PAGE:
Extremely strong sales of notebook computers helped chip giant Intel (INTC 2.13%) beat analyst estimates for its first-quarter results, but trouble in the lucrative data center business had investors worried. Intel's data center group suffered a 20% sales decline compared to the same period last year, more than offsetting an 8% jump in PC-related sales.

Intel has been a key beneficiary of the rapid growth of cloud computing. As cloud giants like Amazon, Microsoft, and Alphabet's Google have built out cloud capacity, Intel's server chips have been the standard option.

That situation is now starting to change. Rival Advanced Micro Devices (AMD 3.70%) is competitive with its EPYC server chips. Graphics chip leader NVIDIA (NVDA 2.57%) plans to launch an artificial-intelligence (AI) focused ARM-based server chip in 2023. And some big Intel customers are designing their own chips and cutting out the middleman entirely.

A man holding his head looking at a paper.

Image source: Getty Images.

Intel isn't worried...

There's more going on than increased competition in the server chip market, and it's unclear how much of Intel's decline in data center sales was due to AMD stealing market share. Intel CEO Pat Gelsinger said during the earnings call that the results for the data center segment were actually slightly better than expected despite the huge drop in revenue.

Part of the problem was that cloud customers bought a lot of chips last year, and those customers are still working through those purchases. "A lot of that was driven exactly, as you asked in the question, by cloud digestion," Gelsinger said in response to an analyst asking about the decline in data center sales.

Intel CFO George Davis pointed to the fact that the first quarter of last year was particularly strong, so the comparison makes the company's results look worse than they really are: "... more than half of it was just the fact that we're comparing the bottom, what we now believe to be the bottom of the digestion phase, with a very, very strong Q1."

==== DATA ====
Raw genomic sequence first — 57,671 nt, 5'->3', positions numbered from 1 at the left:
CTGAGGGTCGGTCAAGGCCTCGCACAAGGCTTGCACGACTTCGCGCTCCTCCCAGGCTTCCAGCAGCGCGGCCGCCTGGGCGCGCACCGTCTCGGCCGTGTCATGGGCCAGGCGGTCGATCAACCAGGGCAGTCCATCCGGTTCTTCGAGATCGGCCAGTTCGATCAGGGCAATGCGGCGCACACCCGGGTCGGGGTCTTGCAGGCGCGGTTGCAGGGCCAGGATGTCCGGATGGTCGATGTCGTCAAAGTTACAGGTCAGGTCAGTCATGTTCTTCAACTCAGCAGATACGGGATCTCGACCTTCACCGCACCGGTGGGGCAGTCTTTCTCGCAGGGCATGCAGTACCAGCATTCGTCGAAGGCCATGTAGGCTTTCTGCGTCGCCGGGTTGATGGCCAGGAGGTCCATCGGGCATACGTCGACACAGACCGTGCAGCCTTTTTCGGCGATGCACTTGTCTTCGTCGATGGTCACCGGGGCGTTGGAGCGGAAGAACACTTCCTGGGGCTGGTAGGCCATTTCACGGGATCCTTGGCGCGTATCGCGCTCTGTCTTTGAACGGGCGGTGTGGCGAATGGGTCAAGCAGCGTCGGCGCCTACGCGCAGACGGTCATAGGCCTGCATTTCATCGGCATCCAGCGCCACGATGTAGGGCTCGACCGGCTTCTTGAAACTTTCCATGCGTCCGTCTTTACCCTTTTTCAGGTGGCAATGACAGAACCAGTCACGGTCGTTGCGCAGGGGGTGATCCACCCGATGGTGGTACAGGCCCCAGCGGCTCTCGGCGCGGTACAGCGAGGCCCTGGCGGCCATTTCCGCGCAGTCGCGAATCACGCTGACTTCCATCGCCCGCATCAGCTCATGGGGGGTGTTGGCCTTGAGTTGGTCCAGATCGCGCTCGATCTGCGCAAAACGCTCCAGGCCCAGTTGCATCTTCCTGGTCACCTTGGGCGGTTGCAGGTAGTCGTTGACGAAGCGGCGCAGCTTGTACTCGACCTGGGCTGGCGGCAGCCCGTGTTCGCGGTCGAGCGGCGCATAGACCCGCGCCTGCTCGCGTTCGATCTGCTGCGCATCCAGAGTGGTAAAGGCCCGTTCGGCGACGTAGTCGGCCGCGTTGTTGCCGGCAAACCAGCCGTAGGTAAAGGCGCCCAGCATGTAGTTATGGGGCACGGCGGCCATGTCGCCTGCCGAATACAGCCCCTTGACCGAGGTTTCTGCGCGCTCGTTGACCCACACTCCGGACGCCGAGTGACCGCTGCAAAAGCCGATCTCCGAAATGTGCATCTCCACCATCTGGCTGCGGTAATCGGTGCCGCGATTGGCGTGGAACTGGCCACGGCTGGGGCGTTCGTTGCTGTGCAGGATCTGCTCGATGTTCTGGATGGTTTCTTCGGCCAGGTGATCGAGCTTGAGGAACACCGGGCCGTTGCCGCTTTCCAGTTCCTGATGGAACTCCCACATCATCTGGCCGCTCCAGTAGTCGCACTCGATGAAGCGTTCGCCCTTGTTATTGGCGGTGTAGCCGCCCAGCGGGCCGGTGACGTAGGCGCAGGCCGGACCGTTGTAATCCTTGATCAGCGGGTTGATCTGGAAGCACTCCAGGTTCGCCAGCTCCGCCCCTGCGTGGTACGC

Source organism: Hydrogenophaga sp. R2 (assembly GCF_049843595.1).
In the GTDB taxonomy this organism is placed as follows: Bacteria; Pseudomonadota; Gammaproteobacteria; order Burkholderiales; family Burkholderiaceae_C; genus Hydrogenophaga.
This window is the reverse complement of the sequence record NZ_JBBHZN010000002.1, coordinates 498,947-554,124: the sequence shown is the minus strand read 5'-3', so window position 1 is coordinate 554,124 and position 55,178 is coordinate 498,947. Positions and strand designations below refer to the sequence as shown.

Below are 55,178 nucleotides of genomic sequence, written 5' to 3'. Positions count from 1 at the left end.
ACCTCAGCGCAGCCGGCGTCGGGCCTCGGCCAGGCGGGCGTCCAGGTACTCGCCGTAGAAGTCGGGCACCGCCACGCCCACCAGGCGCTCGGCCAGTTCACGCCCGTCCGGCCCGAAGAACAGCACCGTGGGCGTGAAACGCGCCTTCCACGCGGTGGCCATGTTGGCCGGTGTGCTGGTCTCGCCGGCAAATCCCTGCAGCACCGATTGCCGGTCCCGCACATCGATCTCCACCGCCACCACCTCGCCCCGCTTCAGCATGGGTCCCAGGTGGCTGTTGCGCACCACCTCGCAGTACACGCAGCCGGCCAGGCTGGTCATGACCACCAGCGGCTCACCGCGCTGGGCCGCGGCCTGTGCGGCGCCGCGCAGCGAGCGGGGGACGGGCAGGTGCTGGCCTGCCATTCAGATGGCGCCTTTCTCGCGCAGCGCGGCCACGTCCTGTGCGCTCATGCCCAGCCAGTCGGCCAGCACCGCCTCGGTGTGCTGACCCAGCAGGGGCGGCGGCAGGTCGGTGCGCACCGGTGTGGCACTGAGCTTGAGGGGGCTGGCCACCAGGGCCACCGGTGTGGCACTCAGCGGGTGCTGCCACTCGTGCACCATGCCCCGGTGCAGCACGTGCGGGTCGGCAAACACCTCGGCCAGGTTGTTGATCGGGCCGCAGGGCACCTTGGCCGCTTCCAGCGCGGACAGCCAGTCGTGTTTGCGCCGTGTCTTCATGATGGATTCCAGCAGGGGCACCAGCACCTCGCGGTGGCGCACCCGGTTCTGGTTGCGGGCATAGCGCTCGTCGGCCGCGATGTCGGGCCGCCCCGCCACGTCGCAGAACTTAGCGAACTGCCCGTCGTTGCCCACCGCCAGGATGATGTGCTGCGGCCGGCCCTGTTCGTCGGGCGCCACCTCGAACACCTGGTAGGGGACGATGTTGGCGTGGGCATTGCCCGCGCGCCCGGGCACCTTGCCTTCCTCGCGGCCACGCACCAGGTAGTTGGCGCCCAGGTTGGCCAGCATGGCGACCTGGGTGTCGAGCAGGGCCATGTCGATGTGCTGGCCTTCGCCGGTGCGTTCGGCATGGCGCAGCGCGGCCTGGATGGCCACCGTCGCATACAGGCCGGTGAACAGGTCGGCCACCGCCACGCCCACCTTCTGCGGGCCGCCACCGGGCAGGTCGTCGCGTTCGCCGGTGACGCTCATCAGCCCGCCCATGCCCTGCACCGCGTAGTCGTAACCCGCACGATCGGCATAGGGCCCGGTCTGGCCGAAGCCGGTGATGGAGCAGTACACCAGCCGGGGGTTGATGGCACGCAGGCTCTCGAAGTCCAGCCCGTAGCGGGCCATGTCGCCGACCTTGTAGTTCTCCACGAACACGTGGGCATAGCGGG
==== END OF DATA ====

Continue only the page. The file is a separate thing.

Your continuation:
Davis expects the cloud portion of the data center segment to make a big comeback next quarter: "... one thing I would add, we're going to see growth in all three of the major areas in data center, but the standout grower in Q2 is going to be cloud."

...but it probably should be

Intel is still overwhelmingly dominant in the server chip market, but AMD has been clawing back market share ever since it launched its first EPYC chips. AMD shipped 7.1% of x86 server chips in the fourth quarter of 2020, according to Mercury Research as reported by the website Tom's Hardware, up from 4.5% one year prior, and up from just 0.8% three years prior.

AMD has the benefit of manufacturing its chips using Taiwan Semiconductor Manufacturing's advanced 7-nanometer (nm) process, while Intel has struggled with its in-house manufacturing for years. Many of Intel's PC chips are still using the company's 14nm process, albeit a heavily optimized version. The company is producing its latest Xeon Scalable server chips on its 10nm process, but only after years of problems and delays. It will be a while still until Intel is producing any chips at volume using its upcoming 7nm process.

On top of the AMD threat, NVIDIA is getting serious about going after more data center spend. While the company's acquisition of ARM Holdings may get shut down by regulators, it has plans to roll out its first data center CPU in 2023. NVIDIA's Grace CPU is aimed at AI workloads specifically, but the company may eventually go after a broader swath of the server chip market.

Intel is still the go-to choice in the data center for CPUs, and at least a portion of this 20% drop in sales was unrelated to increased competition. But there's no denying that AMD is winning market share, and there's no denying that NVIDIA has a decent shot at capturing a meaningful portion of the server chip market in the coming years. Intel should be very worried about its most lucrative business.